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Sponsored By: Corteva Agriscience

Secrets of Seeds


Is Lesson Plan Lesson Plans Life Science


Elementary Kindergarten

Adapted from Secrets of Seeds by Karen Ansberry and Emily Morgan
Science & Children | February 2009 |Vol. 46 Issue 6



For Grades K-2: Needs of Seeds

Students will observe seeds, match them to the fruits from which they came, and discover that seeds need water and warmth to germinate.

For Grades 3-5: Seed Investigations

Students not only match seeds with their corresponding fruits or vegetables using a dichotomous key, they will also design investigations to answer questions that they generate about seeds


Activity Outline

For Grades K-2: Needs of Seeds

  1. Engage: Show students an avocado pit without identifying it. Pass it around the room and have them make observations and inferences about it. Then slice a whole avocado fruit in half to reveal the pit. Explain that it is a seed that grows into a tree that produces a fruit called an avocado. Clean off the avocado pit and then stick four toothpicks into its sides to a depth of about 5 mm. Set the toothpicks on the rim of a container of water so that the pit is half-submerged in the water with its pointed side up.
  2. Explore: Give each pair of students an assortment of seeds from different fruits. Ask them if they think all of these seeds will grow into the same kind of plant, and to predict what kind of plant each seed will become. After they have had time to make predictions, give them the whole fruits and have them try to match up the seeds with the fruits.
  3. Explain: Have students explain how they determined which seed would grow into which kind of plant. Open one of each fruit so students can see the seeds, asking students to check their matches and correct any they had wrong. Show them the book Seeds by Vijaya Khisty Bodach. Ask students to listen for what seeds need to grow as you read aloud.
  4. Elaborate: Have students recall the needs of seeds (sun, soil, water) and make predictions about the following: plant several seeds in a pot and the same number of seeds on a dry, flat paper towel inside a clear, sealable plastic bag. Explain that it is important to keep the experiment ‘fair’ by giving all the seeds the same amount of water. Pour the same amount of water into both the pot and the baggie, and place them near a sunny window. Have students make daily observations; after a few weeks, the seeds in the soil will appear more healthy than the seeds on the wet paper towel. Students can then conclude that seeds, once they have germinated, need soil to grow into healthy plants.
  5. Evaluate: Ask each student to bring in a seed and write a riddle about what the seed grows into. The riddle should include three clues, the needs of the seed, and the question, What am I? Students can attach the seed to the top of the page, and then write the answer at the bottom and cover it with a liftable flap of paper.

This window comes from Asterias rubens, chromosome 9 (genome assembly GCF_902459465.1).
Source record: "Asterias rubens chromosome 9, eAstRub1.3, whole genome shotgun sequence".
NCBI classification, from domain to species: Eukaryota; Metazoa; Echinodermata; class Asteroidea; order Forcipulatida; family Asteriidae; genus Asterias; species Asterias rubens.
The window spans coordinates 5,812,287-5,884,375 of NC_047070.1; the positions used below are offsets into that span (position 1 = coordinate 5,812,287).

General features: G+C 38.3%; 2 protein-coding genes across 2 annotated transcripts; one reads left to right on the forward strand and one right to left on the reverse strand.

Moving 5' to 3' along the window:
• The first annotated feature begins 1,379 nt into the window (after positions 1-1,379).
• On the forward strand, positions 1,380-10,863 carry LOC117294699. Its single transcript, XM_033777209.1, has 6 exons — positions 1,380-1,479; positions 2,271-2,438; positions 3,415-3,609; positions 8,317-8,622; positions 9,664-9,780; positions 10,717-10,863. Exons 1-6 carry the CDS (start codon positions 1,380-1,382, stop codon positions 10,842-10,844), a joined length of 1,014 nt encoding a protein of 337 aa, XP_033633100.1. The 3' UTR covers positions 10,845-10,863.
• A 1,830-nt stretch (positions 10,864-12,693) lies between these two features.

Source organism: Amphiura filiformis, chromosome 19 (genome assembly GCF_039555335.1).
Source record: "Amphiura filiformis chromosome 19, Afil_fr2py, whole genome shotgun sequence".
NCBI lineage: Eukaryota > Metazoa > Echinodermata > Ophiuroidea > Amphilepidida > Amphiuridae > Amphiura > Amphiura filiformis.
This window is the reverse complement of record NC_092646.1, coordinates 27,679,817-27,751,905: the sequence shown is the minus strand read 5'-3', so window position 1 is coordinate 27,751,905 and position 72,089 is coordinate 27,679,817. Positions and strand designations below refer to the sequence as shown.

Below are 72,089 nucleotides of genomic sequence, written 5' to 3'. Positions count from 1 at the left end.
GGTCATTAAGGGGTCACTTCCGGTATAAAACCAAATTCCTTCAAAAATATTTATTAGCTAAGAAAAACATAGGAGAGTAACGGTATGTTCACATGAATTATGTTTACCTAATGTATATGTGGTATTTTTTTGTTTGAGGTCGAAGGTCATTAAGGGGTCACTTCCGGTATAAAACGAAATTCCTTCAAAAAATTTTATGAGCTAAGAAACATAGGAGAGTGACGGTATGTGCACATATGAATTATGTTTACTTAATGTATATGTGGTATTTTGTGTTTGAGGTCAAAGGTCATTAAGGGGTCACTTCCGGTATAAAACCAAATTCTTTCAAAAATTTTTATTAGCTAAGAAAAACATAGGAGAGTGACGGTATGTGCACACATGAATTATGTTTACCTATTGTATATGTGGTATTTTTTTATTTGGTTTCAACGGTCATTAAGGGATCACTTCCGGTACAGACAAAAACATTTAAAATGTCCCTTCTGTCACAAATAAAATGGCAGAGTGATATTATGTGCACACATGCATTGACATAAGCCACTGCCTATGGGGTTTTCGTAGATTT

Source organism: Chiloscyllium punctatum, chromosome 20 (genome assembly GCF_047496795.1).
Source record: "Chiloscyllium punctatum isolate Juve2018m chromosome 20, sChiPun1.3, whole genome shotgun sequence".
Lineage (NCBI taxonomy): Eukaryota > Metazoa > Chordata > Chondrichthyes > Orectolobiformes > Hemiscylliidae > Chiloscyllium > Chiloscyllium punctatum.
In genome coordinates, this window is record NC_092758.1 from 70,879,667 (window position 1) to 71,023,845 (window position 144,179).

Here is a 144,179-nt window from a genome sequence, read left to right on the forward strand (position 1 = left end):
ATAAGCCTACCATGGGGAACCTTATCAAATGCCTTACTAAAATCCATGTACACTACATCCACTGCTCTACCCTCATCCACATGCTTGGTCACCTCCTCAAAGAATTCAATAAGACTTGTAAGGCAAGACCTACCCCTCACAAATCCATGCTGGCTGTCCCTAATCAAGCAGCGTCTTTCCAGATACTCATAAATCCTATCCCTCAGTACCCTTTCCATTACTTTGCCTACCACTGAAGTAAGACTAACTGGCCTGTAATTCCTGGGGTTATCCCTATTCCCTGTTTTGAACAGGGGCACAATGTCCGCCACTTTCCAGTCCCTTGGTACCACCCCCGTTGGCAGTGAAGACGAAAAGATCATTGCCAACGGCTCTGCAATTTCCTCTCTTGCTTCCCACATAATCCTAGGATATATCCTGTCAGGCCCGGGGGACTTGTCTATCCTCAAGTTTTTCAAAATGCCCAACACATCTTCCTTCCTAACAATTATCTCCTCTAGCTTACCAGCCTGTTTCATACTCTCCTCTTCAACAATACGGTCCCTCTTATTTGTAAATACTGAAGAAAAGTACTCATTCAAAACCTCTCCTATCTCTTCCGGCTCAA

For Grades 3-5: Seed Investigations

  1. Engage: Give each group of 2-4 students a variety of the seeds featured in the book Seeds by Ken Robbins and ask them to observe the seeds with a hand lens, measure them, and predict what kind of plant each will grow into.
  2. Explore/Explain: Give students a copy of the Seeds Chart Key and introduce it as a special tool that scientists can use to identify unknown objects. Direct students’ attention to the column headings and the pictures. Remind them that the first thing they should do when using a key is to look at any pictures, labels, or headings. Students should then try to identify each seed using the key. Then, read the book Seeds by Ken Robbins aloud to the class. Each seed is named and pictured in the book, so students can check their answers as you read.
  3. Elaborate: Ask each pair of students to write a seed question on a sentence strip. Collect all of the sentence strips and read the questions aloud to the class. Explain that the type of investigation a scientist does depends on the questions he or she asks. As a group, sort the students’ questions into ‘researchable questions’ that can be answered using reliable sources of scientific information, and ‘testable questions’ that can be answered by observing, measuring, or doing an experiment.

    Researchable questions: How do squirrels find the acorns they bury? What is the world’s largest seed? What is the difference between a fruit and a vegetable?

    Testable questions: How long does it take for an avocado seed to sprout? Do larger watermelons have more seeds than smaller watermelons? Will popcorn kernels from the grocery store grow into corn plants?
  4. Evaluate: Each group of 2-4 students selects one of the testable questions and discusses ways to investigate the questions. After designing their investigation and collecting data, they can brainstorm ways to communicate their results (pictures, data tables, graphics, etc.) Have students share their findings with the class.
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